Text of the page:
A Pharmacometric Analysis of Patient-Reported Outcomes in Breast Cancer Patients Through Item Response Theory

Pharmaceutical Research, Apr 2018

Purpose An item response theory (IRT) pharmacometric framework is presented to characterize Functional Assessment of Cancer Therapy-Breast (FACT-B) data in locally-advanced or metastatic breast cancer patients treated with ado-trastuzumab emtansine (T-DM1) or capecitabine-plus-lapatinib. Methods In the IRT model, four latent well-being variables, based on FACT-B general subscales, were used to describe the physical, social/family, emotional and functional well-being. Each breast cancer subscale item was reassigned to one of the other subscales. Longitudinal changes in FACT-B responses and covariate effects were investigated. Results The IRT model could describe both item-level and subscale-level FACT-B data. Non-Asian patients showed better baseline social/family and functional well-being than Asian patients. Moreover, patients with Eastern Cooperative Oncology Group performance status of 0 had better baseline physical and functional well-being. Well-being was described as initially increasing or decreasing before reaching a steady-state, which varied substantially between patients and subscales. T-DM1 exposure was not related to any of the latent variables. Physical well-being worsening was identified in capecitabine-plus-lapatinib-treated patients, whereas T-DM1-treated patients typically stayed stable. Conclusion The developed framework provides a thorough description of FACT-B longitudinal data. It acknowledges the multi-dimensional nature of the questionnaire and allows covariate and exposure effects to be evaluated on responses.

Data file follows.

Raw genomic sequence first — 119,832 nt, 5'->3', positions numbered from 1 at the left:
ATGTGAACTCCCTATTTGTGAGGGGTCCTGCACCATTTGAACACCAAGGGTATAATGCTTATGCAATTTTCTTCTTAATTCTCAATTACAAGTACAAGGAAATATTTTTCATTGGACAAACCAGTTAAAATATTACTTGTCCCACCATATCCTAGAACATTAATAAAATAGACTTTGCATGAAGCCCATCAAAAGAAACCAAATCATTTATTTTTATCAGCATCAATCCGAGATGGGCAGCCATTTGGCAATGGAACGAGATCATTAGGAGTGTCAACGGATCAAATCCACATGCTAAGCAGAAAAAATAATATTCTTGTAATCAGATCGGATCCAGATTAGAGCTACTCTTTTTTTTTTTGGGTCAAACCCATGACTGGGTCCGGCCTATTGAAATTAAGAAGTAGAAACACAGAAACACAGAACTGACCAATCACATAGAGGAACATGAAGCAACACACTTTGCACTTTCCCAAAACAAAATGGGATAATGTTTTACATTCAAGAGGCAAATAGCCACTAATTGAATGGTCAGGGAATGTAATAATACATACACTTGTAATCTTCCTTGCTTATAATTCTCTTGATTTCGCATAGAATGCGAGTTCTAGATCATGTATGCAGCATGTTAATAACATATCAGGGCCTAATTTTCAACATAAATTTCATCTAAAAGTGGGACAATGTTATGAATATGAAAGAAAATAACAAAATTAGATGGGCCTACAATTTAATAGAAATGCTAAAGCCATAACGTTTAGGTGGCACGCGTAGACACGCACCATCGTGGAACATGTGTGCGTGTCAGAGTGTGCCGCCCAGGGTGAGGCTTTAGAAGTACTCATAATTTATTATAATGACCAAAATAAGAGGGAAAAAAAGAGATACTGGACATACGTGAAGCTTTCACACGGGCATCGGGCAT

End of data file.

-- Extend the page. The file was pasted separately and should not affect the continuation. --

A PDF file should load here. If you do not see its contents the file may be temporarily unavailable at the journal website or you do not have a PDF plug-in installed and enabled in your browser.

Alternatively, you can download the file locally and open with any standalone PDF reader:

https://link.springer.com/content/pdf/10.1007%2Fs11095-018-2403-8.pdf

A Pharmacometric Analysis of Patient-Reported Outcomes in Breast Cancer Patients Through Item Response Theory